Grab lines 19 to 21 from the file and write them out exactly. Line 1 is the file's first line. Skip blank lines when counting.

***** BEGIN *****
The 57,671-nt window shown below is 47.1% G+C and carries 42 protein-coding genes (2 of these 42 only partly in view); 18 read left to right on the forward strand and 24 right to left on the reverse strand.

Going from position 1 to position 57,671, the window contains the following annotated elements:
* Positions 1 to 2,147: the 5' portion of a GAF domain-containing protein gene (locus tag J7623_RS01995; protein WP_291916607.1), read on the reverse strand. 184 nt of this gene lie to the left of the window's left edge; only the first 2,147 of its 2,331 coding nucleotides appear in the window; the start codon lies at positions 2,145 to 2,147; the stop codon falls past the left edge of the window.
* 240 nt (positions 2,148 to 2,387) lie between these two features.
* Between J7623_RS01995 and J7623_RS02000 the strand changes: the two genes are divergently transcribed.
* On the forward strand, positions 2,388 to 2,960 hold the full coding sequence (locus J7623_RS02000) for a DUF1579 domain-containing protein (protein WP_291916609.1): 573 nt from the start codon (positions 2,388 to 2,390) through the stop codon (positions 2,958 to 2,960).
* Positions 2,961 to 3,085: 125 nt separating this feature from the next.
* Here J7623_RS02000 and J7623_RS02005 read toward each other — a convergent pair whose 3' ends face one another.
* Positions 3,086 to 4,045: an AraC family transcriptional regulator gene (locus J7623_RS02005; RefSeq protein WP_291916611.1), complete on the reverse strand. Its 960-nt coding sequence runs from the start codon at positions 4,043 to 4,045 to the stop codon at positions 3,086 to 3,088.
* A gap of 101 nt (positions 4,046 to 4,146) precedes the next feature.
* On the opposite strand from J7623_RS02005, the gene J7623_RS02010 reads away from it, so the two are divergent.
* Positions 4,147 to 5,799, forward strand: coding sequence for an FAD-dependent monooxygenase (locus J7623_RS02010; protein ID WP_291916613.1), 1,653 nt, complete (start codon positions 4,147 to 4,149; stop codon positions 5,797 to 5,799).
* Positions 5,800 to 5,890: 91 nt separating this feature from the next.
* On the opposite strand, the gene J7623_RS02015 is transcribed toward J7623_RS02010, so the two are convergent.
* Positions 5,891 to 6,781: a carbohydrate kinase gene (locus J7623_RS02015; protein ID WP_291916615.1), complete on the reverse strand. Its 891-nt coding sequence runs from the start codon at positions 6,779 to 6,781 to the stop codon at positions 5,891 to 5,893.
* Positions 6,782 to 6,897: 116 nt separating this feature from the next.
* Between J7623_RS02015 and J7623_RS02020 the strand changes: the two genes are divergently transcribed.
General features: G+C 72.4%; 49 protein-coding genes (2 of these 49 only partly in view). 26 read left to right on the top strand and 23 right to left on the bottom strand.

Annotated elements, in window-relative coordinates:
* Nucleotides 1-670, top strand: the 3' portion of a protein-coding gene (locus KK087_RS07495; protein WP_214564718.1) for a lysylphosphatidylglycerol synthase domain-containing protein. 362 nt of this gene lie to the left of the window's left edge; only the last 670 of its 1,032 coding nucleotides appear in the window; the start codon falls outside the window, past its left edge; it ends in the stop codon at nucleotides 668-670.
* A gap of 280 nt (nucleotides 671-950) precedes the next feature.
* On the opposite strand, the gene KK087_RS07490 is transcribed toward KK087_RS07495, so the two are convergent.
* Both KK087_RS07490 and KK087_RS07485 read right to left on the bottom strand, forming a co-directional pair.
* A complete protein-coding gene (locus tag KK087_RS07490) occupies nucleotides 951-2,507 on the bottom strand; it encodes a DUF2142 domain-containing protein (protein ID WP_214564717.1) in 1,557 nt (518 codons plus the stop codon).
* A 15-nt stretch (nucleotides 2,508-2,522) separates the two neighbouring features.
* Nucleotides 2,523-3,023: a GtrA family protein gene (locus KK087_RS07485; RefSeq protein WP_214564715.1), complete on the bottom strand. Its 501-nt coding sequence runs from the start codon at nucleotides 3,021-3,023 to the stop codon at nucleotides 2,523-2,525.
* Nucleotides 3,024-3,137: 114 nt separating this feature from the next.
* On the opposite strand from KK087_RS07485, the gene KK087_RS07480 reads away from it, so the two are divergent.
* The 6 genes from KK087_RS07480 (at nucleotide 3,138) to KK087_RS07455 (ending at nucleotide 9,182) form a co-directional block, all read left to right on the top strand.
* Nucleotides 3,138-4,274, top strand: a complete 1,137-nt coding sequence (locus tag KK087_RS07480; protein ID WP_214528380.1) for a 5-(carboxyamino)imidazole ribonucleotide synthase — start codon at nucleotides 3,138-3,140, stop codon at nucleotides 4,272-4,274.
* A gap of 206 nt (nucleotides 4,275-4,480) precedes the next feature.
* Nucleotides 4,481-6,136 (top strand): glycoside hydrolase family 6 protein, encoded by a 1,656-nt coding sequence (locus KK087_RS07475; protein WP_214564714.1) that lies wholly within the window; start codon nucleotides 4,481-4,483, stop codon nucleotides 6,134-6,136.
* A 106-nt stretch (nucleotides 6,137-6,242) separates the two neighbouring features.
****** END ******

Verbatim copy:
Annotated elements, in window-relative coordinates:
* Nucleotides 1-670, top strand: the 3' portion of a protein-coding gene (locus KK087_RS07495; protein WP_214564718.1) for a lysylphosphatidylglycerol synthase domain-containing protein. 362 nt of this gene lie to the left of the window's left edge; only the last 670 of its 1,032 coding nucleotides appear in the window; the start codon falls outside the window, past its left edge; it ends in the stop codon at nucleotides 668-670.
* A gap of 280 nt (nucleotides 671-950) precedes the next feature.